The National Institute of Standards and Technology says it will publish the Ascon group of algorithms in its lightweight cryptography standard later this year.
WHY IT MATTERS
NIST has found “a worthy defender” of data generated by small Internet of Things-connected devices as the result of a four-year international competition, according to the announcement.
In March 2019, NIST received 57 submissions and led a multi-round review process to examine and test the crypto.
Ascon, designed by a team of cryptographers from Graz University of Technology, Infineon Technologies, Lamarr Security Research and Radboud University, was one of 10 finalists.
According to the Computer Security Resource Center, the needed algorithms for symmetric crypto applications require authenticated encryption with associated data.
AEAD allows data collectors, like hospitals, to check the integrity of both the encrypted and unencrypted information being sent from tiny devices and sensors.
“Small devices have limited resources, and they need security that has a compact implementation,” said Kerry McKay, NIST computer scientist leading the effort.
NIST also requested that if a competitor used hash functions to create digital fingerprints of data, the function should share resources with the AEAD to reduce implementation costs.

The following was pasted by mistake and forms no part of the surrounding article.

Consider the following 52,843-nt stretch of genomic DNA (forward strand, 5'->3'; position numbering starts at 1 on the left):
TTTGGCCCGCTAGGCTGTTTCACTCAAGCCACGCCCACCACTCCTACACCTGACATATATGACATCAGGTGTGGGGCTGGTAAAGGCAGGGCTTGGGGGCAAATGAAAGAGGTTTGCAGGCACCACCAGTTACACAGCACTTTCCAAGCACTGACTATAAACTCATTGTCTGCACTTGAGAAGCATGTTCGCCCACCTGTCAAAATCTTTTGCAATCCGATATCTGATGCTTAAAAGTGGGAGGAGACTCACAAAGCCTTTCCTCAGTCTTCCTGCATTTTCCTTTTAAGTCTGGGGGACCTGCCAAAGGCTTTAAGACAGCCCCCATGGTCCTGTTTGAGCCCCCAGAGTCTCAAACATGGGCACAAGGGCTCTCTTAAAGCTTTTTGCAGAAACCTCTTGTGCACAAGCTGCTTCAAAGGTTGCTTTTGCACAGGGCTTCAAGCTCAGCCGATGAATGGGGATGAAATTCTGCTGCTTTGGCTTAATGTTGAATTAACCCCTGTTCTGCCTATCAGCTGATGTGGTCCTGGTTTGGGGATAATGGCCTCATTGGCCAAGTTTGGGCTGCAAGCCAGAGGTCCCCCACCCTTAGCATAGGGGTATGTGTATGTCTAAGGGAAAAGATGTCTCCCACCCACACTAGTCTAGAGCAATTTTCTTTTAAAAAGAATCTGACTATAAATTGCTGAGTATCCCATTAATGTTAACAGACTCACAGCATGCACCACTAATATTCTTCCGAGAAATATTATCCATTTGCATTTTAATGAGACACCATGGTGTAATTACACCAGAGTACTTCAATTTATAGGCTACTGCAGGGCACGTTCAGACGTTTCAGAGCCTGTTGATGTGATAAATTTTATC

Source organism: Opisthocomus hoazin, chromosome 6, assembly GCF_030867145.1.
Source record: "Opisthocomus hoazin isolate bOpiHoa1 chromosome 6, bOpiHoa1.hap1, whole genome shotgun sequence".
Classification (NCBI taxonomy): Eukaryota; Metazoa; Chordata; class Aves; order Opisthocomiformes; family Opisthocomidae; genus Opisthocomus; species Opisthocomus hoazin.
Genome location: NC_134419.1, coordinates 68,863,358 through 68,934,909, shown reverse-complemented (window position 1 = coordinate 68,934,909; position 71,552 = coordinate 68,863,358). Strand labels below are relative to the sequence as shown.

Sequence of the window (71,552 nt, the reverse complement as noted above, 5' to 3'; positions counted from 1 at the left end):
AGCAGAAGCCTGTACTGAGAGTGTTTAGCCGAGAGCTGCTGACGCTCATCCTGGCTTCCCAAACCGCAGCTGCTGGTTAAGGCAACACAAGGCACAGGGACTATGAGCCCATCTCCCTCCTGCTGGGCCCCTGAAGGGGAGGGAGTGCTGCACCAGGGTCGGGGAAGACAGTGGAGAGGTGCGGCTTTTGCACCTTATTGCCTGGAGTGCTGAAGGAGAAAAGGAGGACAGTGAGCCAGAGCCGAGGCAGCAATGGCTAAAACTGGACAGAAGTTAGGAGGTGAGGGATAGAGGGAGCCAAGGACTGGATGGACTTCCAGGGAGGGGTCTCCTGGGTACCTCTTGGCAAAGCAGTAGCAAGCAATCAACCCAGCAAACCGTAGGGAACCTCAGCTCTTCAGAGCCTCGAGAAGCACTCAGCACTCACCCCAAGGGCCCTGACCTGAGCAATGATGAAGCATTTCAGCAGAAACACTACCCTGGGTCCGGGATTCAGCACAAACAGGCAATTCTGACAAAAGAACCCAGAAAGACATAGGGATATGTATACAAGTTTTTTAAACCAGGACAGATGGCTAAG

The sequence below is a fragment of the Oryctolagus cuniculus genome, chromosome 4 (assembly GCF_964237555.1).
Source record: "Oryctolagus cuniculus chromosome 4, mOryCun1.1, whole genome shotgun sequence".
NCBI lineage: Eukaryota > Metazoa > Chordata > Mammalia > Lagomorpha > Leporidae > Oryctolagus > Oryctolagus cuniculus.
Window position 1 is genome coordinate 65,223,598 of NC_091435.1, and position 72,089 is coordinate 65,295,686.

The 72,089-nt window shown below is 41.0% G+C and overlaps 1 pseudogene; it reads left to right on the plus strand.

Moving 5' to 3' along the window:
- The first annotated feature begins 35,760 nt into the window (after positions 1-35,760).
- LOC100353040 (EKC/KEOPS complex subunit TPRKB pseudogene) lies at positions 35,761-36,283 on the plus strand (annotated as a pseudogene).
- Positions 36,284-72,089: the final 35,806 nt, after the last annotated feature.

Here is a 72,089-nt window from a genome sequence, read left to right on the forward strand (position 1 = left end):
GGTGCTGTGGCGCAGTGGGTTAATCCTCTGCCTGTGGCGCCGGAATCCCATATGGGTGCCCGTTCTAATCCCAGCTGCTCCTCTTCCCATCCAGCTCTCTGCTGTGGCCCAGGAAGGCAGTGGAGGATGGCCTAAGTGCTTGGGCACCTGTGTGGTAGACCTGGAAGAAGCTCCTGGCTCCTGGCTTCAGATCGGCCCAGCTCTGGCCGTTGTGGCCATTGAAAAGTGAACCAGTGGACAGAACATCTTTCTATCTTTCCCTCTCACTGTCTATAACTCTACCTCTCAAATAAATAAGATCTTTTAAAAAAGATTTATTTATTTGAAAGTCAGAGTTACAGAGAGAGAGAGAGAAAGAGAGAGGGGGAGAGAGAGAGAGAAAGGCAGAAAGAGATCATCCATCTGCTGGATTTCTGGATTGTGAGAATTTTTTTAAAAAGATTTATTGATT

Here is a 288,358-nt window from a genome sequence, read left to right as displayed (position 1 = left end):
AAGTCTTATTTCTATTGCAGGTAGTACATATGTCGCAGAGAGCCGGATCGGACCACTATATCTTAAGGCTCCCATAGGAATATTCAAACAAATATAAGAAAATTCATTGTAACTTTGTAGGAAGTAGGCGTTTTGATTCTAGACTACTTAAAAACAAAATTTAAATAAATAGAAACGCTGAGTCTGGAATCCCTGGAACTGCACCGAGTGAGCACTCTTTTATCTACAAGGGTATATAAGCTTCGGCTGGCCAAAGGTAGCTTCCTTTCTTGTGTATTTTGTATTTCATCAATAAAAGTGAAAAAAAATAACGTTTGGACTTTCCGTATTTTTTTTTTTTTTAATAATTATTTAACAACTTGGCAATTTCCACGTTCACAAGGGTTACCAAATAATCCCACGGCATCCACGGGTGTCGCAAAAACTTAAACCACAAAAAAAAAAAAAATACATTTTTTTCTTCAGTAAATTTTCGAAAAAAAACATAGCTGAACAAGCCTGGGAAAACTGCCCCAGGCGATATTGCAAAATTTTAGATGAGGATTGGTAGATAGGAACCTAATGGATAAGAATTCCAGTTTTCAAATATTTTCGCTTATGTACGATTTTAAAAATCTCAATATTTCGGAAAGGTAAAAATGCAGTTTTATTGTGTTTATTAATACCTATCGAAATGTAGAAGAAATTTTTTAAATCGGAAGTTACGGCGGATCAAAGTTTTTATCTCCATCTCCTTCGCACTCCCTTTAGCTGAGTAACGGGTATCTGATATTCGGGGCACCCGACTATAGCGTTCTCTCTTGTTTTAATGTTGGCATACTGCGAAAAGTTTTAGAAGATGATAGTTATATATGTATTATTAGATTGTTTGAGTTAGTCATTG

Ascon is a family of authenticated encryption and hashing algorithms designed to be lightweight and easy to implement, even with added countermeasures against side-channel attacks, says NIST.
THE LARGER TREND
Hospitals report elevated security risks presented by IoT and Internet of Medical Things devices.
The exposure from connected biomedical devices can also open pathways for cybercriminals to take control of hospital systems and cause patient harm.
The proliferation of IoMT devices highlights the need to reinvent data security with cryptographic technology, according to Jamie Wilson, Cryptoloc Technology’s executive chairman and founder.
“With cryptographic technology, no one else has access to the information except for the user themselves,” he previously told Healthcare IT News.
“There’s also a full audit trail where everything is date and time stamped, so you’ll know who has accessed the file and where they have accessed it from.”
ON THE RECORD
“The world is moving toward using small devices for lots of tasks ranging from sensing to identification to machine control,” said McKay in the announcement.
“These algorithms should cover most devices that have these sorts of resource constraints.”
Andrea Fox is senior editor of Healthcare IT News.
Email: [email protected]
Healthcare IT News is a HIMSS Media publication.
Source: Read Full Article